Honors program introduces Penguin Pen Pals
Honors students at Youngstown State University will dust off their crayons this week as the Penguin Pen Pals program begins.
Penguin Pen Pals is a program that links fourth graders in the Warren City School District to college students in the honors program at YSU.
Every Friday, the elementary school students will write to their YSU student in their journals and tell their pen pals about everything that is going in the classroom and in their lives. A social is planned for January.
Amy Cossentino, assistant director of the honors program at YSU, said the program aims to build relationships and create role models for young students.
“They can have someone who they can look up to and communicate their thoughts with,” she said.
Cossentino said students are encouraged to share portfolios with their pen pals.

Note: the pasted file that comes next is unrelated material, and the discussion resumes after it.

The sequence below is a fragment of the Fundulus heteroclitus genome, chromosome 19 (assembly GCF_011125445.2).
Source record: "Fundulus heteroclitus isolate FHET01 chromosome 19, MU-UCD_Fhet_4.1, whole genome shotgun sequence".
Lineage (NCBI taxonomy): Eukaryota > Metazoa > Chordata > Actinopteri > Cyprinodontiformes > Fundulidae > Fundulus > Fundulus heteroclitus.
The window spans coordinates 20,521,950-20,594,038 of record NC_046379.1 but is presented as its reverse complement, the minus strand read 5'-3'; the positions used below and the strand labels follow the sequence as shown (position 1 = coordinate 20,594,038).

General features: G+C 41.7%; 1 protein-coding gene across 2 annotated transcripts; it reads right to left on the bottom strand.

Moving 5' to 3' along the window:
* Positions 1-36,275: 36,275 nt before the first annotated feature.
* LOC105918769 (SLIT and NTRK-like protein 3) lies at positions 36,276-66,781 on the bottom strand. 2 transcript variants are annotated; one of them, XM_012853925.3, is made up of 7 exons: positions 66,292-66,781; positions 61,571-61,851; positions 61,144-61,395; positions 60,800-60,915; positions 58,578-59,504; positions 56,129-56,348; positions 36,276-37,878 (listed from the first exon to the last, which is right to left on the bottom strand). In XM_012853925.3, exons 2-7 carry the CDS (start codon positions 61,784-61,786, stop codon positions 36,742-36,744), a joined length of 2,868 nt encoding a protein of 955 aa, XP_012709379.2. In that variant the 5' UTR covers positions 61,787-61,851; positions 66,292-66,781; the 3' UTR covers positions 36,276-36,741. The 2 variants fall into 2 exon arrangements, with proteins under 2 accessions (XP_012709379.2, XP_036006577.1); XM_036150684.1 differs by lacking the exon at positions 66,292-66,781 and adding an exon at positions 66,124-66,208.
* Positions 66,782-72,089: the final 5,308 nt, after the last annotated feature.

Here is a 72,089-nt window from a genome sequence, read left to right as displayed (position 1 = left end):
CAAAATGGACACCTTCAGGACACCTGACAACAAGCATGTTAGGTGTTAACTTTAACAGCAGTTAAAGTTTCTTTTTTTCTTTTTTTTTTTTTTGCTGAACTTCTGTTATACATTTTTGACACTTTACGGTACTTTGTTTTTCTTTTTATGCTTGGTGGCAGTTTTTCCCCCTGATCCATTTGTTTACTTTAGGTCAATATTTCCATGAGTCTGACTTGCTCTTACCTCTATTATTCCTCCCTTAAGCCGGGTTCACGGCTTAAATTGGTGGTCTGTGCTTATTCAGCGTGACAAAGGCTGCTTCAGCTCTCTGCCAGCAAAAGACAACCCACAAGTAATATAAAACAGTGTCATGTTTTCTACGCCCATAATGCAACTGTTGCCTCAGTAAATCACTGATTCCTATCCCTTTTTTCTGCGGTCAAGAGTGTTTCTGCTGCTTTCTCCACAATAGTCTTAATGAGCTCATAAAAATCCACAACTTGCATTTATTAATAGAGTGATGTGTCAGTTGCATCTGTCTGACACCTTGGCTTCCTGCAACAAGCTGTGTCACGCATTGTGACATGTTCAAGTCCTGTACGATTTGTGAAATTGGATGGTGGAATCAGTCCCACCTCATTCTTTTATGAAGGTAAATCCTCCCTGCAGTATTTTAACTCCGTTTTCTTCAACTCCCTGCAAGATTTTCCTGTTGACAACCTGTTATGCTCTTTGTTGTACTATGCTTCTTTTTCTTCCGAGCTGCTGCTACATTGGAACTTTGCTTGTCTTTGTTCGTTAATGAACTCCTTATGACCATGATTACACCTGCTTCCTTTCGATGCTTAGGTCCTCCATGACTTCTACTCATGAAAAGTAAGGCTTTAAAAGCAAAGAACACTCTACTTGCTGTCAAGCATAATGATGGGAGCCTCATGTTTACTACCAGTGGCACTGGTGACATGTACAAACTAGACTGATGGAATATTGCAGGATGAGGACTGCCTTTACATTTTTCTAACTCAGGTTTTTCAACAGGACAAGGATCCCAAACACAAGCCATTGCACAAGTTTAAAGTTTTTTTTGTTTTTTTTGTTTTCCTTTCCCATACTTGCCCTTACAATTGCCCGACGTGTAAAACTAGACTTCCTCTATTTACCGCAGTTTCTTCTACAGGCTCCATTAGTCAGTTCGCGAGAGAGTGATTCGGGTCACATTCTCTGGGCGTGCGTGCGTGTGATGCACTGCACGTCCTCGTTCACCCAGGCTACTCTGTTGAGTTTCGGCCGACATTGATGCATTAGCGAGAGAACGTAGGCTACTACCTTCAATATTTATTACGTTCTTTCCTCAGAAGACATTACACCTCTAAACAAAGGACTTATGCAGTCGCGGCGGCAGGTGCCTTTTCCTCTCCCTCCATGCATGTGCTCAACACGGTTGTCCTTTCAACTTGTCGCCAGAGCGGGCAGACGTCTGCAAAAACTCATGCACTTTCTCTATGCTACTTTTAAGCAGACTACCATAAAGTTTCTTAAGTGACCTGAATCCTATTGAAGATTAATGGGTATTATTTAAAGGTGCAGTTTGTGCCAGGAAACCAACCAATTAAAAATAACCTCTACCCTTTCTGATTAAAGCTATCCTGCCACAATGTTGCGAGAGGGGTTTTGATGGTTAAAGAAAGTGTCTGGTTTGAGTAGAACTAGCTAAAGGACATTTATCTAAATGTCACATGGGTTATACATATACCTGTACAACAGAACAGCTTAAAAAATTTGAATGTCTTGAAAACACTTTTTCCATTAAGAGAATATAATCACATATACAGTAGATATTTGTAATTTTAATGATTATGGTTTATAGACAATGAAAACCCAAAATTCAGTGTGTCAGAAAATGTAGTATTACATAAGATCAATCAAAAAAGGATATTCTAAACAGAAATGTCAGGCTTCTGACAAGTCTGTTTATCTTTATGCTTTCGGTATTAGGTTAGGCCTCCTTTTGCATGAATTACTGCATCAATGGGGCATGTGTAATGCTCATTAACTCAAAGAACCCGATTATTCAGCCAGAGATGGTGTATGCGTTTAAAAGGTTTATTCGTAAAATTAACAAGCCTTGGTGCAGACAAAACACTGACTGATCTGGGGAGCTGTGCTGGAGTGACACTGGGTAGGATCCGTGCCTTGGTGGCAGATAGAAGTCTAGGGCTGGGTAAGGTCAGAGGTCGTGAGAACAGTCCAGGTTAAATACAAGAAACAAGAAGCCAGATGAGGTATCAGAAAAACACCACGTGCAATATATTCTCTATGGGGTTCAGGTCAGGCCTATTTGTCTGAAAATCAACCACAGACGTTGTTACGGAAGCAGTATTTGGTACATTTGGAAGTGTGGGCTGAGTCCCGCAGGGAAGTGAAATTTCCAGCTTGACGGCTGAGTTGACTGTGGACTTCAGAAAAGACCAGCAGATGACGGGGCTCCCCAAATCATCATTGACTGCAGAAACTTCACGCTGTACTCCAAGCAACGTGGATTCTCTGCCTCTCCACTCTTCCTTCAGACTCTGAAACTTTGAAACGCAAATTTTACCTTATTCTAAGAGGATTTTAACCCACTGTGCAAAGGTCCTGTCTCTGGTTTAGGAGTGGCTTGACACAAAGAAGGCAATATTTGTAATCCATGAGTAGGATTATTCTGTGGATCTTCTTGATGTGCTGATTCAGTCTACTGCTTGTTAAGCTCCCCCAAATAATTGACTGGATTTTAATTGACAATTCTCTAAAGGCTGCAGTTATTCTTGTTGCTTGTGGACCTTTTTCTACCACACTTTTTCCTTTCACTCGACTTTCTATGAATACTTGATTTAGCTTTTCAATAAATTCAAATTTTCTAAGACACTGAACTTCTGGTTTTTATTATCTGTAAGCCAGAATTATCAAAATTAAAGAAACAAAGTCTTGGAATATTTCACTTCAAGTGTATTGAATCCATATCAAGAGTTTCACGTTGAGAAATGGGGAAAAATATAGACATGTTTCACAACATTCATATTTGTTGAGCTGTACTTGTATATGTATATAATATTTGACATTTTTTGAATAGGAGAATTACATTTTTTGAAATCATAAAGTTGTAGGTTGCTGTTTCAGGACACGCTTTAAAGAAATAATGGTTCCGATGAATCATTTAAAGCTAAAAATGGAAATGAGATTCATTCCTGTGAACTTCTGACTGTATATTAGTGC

“They can share artwork or tests that they may have gotten a good grade on,” Cossentino said. “They will basically communicate thoughts with one another.”
The program has been in the making for the past few months. Freshman Ashley Orr was one of the students who helped drive the program. She said she was involved in a similar program during her years at Columbiana High School.
“We have over 65 honors students who are interested in the program, which means every kid will have a pen pal,” Orr said. “We hope this program has a lasting volunteer opportunity for students.”
As for the future, Orr would love to expand to different elementary schools and possibly younger grades as well.
“If we get enough kids, then that can definitely happen,” Orr said. “We had an overwhelming response this year, so maybe next year we can expand more.” Eric Shehadi, a sophomore who is involved with Penguin Pen Pals, said the program benefits both the elementary school students and the college students.
“We want to give them a goal they can work toward, such as going to college,” Shehadi said. “It can also help give the college student a different perspective of a child with a different atmosphere than they had in school.”